Say Farewell to the ‘Kings’: Cold War Relics To Leave Grounds

July 20, 2023 By Alice Berry, Alice Berry,

After more than nine years on Grounds of the University of Virginia, four panels of the Berlin Wall are set to come down in the coming weeks.

The rare pieces of Cold War history, called “Kings of Freedom,” made clear the stark division between communist East Germany and democratic West Germany during the 45 years of Berlin’s partition. As it became clear that the Soviet Union was on the verge of collapse in 1989, people began to dismantle the wall as an act of peaceful protest. The Soviet Union dissolved in 1991, the wall fell, and Germany reunified.

The Cold War relics arrived on Grounds in 2014, courtesy of Robert and MeiLi Hefner, right around the 25th anniversary of the fall of the Berlin Wall. Originally, the panels were to be displayed for a little more than a year, but the Hefners extended the agreement in subsequent years.

Now, the University community has a little more than a week before the panels return to the Hefners. Their removal is set for the week of July 31.

Related Story

Side photo of Robert Hefner standing behind a podium in front of a section of the Berlin wall
Robert Hefner addressed students as part of the yearlong sequence of programs that accompanied the panels’ arrival.

“We’re very sorry to see it go, but we’re very grateful that we’ve had it for nearly nine years,” said Jody Kielbasa, UVA’s vice provost for the arts.

The panels are arresting. One side, which faced democratic West Berlin, depicts a brightly colored king who meets the viewer’s gaze directly. Beside him is a monochromatic king whose crown acts as a blindfold, rendering him unable to see the suffering that surrounds him. The artist, Dennis Kaun, spray-painted the wall under the cover of night, as his art would have been considered vandalism.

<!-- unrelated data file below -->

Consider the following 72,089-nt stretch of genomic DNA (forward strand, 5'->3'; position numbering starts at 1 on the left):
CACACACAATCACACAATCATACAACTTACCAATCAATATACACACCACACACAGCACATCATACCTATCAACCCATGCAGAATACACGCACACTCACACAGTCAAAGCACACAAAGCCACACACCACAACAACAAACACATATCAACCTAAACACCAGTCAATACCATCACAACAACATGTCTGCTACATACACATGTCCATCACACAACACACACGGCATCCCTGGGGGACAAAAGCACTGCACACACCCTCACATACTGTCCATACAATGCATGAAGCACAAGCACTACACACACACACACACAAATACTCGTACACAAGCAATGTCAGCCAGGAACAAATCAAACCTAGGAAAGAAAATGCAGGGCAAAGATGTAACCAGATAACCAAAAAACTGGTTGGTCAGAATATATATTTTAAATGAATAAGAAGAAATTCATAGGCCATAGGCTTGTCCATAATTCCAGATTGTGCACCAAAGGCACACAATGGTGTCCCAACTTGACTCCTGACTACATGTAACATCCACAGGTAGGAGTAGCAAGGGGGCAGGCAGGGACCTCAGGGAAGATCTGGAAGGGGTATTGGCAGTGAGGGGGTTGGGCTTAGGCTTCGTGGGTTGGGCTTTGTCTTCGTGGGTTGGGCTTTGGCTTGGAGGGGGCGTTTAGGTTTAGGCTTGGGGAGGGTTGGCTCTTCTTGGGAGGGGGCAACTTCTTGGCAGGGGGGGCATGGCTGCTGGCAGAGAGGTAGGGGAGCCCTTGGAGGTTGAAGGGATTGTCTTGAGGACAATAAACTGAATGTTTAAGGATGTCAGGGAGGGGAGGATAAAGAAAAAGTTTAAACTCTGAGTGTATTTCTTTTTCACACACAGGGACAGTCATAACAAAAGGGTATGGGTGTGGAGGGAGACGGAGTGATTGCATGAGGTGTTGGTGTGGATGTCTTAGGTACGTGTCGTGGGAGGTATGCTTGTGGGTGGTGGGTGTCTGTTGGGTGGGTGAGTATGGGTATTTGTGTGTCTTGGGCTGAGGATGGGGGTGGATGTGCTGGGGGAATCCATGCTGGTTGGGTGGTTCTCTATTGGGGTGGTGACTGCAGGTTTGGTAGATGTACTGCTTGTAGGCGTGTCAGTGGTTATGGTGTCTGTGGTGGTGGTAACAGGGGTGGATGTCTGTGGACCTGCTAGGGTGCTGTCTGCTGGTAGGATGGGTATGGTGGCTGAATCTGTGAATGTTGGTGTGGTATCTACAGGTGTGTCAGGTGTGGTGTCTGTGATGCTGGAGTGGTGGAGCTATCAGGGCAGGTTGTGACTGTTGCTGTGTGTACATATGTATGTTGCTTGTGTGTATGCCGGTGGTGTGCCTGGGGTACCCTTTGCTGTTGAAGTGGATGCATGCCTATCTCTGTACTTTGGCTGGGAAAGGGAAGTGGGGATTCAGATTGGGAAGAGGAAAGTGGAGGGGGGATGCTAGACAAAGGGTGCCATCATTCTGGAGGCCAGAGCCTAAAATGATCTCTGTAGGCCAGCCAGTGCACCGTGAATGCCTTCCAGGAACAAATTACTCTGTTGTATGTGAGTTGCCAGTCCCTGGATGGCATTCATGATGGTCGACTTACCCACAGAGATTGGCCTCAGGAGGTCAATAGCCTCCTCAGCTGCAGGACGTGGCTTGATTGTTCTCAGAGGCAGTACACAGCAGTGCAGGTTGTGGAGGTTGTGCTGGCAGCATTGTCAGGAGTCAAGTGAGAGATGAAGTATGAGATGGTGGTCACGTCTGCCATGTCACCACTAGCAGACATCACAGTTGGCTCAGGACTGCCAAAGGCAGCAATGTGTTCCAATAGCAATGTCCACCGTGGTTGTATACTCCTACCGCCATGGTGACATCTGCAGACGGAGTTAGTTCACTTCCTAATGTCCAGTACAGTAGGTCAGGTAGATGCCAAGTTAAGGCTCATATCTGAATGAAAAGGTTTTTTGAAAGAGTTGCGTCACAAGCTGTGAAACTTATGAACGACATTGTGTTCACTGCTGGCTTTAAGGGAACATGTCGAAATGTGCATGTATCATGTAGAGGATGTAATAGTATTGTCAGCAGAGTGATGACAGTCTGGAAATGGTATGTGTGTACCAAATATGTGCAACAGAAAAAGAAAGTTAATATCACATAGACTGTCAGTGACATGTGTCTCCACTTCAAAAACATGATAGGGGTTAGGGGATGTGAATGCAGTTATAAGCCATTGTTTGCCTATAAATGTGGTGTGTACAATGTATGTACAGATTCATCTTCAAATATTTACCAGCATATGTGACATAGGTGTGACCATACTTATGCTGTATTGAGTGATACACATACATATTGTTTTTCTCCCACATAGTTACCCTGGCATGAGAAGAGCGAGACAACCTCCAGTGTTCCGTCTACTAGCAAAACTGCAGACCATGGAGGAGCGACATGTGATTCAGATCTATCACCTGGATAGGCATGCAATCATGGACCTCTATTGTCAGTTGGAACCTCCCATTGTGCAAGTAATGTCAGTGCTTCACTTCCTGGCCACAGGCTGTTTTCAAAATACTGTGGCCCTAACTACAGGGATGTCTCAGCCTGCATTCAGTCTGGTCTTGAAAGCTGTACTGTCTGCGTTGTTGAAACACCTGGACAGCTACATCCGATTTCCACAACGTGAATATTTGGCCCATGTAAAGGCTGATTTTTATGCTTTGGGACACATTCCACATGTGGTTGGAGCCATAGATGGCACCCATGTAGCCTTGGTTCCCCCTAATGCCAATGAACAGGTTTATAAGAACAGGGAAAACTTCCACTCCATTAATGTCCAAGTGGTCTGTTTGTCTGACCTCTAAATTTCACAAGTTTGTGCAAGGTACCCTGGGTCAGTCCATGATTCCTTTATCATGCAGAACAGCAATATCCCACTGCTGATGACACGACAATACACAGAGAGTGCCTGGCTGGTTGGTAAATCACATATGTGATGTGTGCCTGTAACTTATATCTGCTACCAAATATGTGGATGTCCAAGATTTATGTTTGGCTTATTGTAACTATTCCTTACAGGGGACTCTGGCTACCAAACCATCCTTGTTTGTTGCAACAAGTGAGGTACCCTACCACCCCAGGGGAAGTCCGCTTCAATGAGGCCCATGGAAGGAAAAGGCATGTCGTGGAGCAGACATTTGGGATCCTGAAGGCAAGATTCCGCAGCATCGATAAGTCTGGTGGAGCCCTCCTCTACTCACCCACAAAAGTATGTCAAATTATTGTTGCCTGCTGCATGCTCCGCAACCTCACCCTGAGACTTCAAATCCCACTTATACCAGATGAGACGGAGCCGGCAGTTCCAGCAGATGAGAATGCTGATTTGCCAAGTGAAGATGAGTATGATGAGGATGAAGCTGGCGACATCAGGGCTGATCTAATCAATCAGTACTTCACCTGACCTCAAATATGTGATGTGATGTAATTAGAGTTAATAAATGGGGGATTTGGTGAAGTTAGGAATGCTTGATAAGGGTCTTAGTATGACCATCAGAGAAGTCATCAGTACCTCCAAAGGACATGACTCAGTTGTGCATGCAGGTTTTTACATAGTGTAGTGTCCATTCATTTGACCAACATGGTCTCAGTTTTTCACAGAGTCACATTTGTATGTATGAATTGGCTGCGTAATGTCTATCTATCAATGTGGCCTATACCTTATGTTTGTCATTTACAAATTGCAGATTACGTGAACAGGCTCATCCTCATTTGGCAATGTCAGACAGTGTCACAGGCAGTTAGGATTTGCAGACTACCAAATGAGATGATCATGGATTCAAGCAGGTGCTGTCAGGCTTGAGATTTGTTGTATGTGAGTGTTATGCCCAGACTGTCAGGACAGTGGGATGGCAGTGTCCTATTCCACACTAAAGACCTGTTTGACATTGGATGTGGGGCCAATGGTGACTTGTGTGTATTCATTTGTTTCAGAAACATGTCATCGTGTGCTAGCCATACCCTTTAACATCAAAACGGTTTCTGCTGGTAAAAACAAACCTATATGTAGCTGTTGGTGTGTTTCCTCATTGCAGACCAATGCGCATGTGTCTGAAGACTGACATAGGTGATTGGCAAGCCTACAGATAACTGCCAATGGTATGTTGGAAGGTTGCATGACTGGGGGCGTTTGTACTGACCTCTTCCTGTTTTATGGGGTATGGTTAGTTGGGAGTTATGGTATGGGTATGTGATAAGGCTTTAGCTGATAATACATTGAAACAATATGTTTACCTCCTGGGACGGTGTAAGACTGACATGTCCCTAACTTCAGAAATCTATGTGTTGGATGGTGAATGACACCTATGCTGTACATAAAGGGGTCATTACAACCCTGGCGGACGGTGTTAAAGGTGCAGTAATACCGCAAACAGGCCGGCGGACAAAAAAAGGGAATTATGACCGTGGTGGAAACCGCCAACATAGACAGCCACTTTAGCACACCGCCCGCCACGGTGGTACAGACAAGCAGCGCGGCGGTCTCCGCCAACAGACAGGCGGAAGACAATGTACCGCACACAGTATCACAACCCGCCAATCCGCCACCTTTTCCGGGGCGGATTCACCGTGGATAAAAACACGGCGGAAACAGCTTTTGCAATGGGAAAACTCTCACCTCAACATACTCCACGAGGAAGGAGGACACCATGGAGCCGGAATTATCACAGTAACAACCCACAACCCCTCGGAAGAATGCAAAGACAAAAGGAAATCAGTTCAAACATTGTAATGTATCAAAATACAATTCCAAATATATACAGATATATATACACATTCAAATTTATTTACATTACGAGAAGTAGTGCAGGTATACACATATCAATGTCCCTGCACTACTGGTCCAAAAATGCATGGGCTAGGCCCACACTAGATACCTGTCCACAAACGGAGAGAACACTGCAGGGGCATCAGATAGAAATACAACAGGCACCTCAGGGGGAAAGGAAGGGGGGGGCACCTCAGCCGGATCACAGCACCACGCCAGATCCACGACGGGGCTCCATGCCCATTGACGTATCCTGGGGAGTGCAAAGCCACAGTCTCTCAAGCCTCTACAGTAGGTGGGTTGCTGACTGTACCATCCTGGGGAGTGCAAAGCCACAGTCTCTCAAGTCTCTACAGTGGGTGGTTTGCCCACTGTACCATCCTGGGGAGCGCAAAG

The eastern side of the panels, which faced communist East Berlin, remains concrete-gray and pocked with bullet holes.

The panels “pop,” Kielbasa said, because the modern pieces of art contrast with the traditional architecture on Grounds.

“It’s an interesting counterpoint to a very classically designed university,” University building official Ben Hays said.

The display’s location – roughly 200 yards from the Rotunda and 100 yards from the Albert and Shirley Small Special Collections Library – put the panels in direct conversation with the copy of the Declaration of Independence in the special collections library. That’s because both the Declaration of Independence and the Berlin Wall are symbols of freedom, Kielbasa said.

“It was a perfect place for its time here,” Kielbasa said.

The installation has become part of the student experience.

“It’s a nice reminder that we’re situated within a larger world,” Cyrena Matingou, a rising fourth-year student, said. “I was using it as a landmark, like ‘I’ll meet you at the Berlin Wall,’ and students at other schools do not have that opportunity.”

New Proof We Can Use Nature To Heal Nature, Learn More
New Proof We Can Use Nature To Heal Nature, Learn More

When the panels arrived, a year of programming commemorated the 25th anniversary of the wall’s fall. More events accompanied the 30th anniversary. Kielbasa said every year, he sees students posing for graduation photos in front of the panels, and there was even a Halloween costume based on the kings spotted at the 2014 Trick-or-Treating on the Lawn event.

There are no immediate plans for another installation on the site.

"We’ll likely use that site again, just not immediately,” Kielbasa said.

Media Contact

Alice Berry

University News Associate Office of University Communications